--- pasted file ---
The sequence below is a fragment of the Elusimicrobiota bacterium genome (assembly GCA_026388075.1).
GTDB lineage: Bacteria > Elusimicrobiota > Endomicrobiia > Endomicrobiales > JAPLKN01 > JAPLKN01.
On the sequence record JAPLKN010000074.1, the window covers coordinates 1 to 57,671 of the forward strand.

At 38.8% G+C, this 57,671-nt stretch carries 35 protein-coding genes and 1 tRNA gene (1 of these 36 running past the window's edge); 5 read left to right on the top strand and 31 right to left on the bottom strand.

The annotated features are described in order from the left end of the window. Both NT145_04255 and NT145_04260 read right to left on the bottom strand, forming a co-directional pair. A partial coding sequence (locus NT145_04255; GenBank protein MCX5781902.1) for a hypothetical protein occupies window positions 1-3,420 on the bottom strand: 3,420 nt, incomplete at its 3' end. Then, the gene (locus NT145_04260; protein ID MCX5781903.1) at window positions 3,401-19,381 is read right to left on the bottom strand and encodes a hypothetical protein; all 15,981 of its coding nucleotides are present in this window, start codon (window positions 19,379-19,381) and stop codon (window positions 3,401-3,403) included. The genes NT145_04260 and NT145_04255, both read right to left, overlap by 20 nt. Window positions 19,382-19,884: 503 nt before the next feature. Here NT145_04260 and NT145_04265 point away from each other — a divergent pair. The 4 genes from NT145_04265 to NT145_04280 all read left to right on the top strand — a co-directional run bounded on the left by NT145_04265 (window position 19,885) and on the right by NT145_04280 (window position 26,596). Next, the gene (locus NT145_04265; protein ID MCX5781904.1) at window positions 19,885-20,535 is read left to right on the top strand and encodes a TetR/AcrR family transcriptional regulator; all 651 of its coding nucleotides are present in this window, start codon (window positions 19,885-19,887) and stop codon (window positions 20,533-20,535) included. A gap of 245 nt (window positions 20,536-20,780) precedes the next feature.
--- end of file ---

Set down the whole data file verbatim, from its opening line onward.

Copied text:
The sequence below is a fragment of the Elusimicrobiota bacterium genome (assembly GCA_026388075.1).
GTDB lineage: Bacteria > Elusimicrobiota > Endomicrobiia > Endomicrobiales > JAPLKN01 > JAPLKN01.
On the sequence record JAPLKN010000074.1, the window covers coordinates 1 to 57,671 of the forward strand.

At 38.8% G+C, this 57,671-nt stretch carries 35 protein-coding genes and 1 tRNA gene (1 of these 36 running past the window's edge); 5 read left to right on the top strand and 31 right to left on the bottom strand.

The annotated features are described in order from the left end of the window. Both NT145_04255 and NT145_04260 read right to left on the bottom strand, forming a co-directional pair. A partial coding sequence (locus NT145_04255; GenBank protein MCX5781902.1) for a hypothetical protein occupies window positions 1-3,420 on the bottom strand: 3,420 nt, incomplete at its 3' end. Then, the gene (locus NT145_04260; protein ID MCX5781903.1) at window positions 3,401-19,381 is read right to left on the bottom strand and encodes a hypothetical protein; all 15,981 of its coding nucleotides are present in this window, start codon (window positions 19,379-19,381) and stop codon (window positions 3,401-3,403) included. The genes NT145_04260 and NT145_04255, both read right to left, overlap by 20 nt. Window positions 19,382-19,884: 503 nt before the next feature. Here NT145_04260 and NT145_04265 point away from each other — a divergent pair. The 4 genes from NT145_04265 to NT145_04280 all read left to right on the top strand — a co-directional run bounded on the left by NT145_04265 (window position 19,885) and on the right by NT145_04280 (window position 26,596). Next, the gene (locus NT145_04265; protein ID MCX5781904.1) at window positions 19,885-20,535 is read left to right on the top strand and encodes a TetR/AcrR family transcriptional regulator; all 651 of its coding nucleotides are present in this window, start codon (window positions 19,885-19,887) and stop codon (window positions 20,533-20,535) included. A gap of 245 nt (window positions 20,536-20,780) precedes the next feature.